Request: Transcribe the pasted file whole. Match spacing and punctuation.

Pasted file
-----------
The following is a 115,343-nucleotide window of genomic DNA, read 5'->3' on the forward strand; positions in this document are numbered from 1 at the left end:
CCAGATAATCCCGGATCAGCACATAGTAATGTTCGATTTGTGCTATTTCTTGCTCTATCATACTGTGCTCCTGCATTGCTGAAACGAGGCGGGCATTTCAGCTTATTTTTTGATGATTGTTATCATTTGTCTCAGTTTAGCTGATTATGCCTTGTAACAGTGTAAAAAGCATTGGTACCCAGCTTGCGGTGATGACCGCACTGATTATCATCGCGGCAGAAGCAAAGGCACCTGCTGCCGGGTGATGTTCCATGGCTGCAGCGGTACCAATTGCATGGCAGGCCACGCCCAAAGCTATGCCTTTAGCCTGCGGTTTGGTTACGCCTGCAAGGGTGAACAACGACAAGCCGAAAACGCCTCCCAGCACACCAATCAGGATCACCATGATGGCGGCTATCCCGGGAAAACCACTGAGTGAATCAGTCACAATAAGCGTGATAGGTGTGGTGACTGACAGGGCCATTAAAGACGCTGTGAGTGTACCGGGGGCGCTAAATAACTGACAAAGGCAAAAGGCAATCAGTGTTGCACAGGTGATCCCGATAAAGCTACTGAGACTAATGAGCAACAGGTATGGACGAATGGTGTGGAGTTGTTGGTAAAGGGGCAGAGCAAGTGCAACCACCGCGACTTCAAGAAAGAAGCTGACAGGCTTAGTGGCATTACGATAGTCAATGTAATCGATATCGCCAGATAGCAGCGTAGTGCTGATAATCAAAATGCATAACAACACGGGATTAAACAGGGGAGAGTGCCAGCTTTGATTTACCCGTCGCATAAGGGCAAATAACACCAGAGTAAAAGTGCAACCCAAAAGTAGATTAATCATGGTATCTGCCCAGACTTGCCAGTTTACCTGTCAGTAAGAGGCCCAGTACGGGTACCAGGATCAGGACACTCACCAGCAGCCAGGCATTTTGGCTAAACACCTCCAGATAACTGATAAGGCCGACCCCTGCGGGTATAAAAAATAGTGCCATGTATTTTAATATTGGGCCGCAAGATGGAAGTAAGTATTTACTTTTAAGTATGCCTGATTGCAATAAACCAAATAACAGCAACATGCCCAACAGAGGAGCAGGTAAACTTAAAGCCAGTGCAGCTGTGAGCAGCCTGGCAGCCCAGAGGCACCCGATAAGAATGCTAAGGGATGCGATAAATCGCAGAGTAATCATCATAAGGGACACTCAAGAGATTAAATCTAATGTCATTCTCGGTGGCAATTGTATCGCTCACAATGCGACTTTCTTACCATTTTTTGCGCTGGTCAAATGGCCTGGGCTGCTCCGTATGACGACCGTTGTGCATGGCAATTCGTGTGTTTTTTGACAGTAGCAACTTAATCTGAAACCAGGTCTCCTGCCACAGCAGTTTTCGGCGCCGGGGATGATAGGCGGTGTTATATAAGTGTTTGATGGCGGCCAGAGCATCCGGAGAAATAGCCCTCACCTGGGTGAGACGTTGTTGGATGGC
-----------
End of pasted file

The following is a 115,343-nucleotide window of genomic DNA, read 5'->3' on the forward strand; positions in this document are numbered from 1 at the left end:
CCAGATAATCCCGGATCAGCACATAGTAATGTTCGATTTGTGCTATTTCTTGCTCTATCATACTGTGCTCCTGCATTGCTGAAACGAGGCGGGCATTTCAGCTTATTTTTTGATGATTGTTATCATTTGTCTCAGTTTAGCTGATTATGCCTTGTAACAGTGTAAAAAGCATTGGTACCCAGCTTGCGGTGATGACCGCACTGATTATCATCGCGGCAGAAGCAAAGGCACCTGCTGCCGGGTGATGTTCCATGGCTGCAGCGGTACCAATTGCATGGCAGGCCACGCCCAAAGCTATGCCTTTAGCCTGCGGTTTGGTTACGCCTGCAAGGGTGAACAACGACAAGCCGAAAACGCCTCCCAGCACACCAATCAGGATCACCATGATGGCGGCTATCCCGGGAAAACCACTGAGTGAATCAGTCACAATAAGCGTGATAGGTGTGGTGACTGACAGGGCCATTAAAGACGCTGTGAGTGTACCGGGGGCGCTAAATAACTGACAAAGGCAAAAGGCAATCAGTGTTGCACAGGTGATCCCGATAAAGCTACTGAGACTAATGAGCAACAGGTATGGACGAATGGTGTGGAGTTGTTGGTAAAGGGGCAGAGCAAGTGCAACCACCGCGACTTCAAGAAAGAAGCTGACAGGCTTAGTGGCATTACGATAGTCAATGTAATCGATATCGCCAGATAGCAGCGTAGTGCTGATAATCAAAATGCATAACAACACGGGATTAAACAGGGGAGAGTGCCAGCTTTGATTTACCCGTCGCATAAGGGCAAATAACACCAGAGTAAAAGTGCAACCCAAAAGTAGATTAATCATGGTATCTGCCCAGACTTGCCAGTTTACCTGTCAGTAAGAGGCCCAGTACGGGTACCAGGATCAGGACACTCACCAGCAGCCAGGCATTTTGGCTAAACACCTCCAGATAACTGATAAGGCCGACCCCTGCGGGTATAAAAAATAGTGCCATGTATTTTAATATTGGGCCGCAAGATGGAAGTAAGTATTTACTTTTAAGTATGCCTGATTGCAATAAACCAAATAACAGCAACATGCCCAACAGAGGAGCAGGTAAACTTAAAGCCAGTGCAGCTGTGAGCAGCCTGGCAGCCCAGAGGCACCCGATAAGAATGCTAAGGGATGCGATAAATCGCAGAGTAATCATCATAAGGGACACTCAAGAGATTAAATCTAATGTCATTCTCGGTGGCAATTGTATCGCTCACAATGCGACTTTCTTACCATTTTTTGCGCTGGTCAAATGGCCTGGGCTGCTCCGTATGACGACCGTTGTGCATGGCAATTCGTGTGTTTTTTGACAGTAGCAACTTAATCTGAAACCAGGTCTCCTGCCACAGCAGTTTTCGGCGCCGGGGATGATAGGCGGTGTTATATAAGTGTTTGATGGCGGCCAGAGCATCCGGAGAAATAGCCCTCACCTGGGTGAGACGTTGTTGGATGGC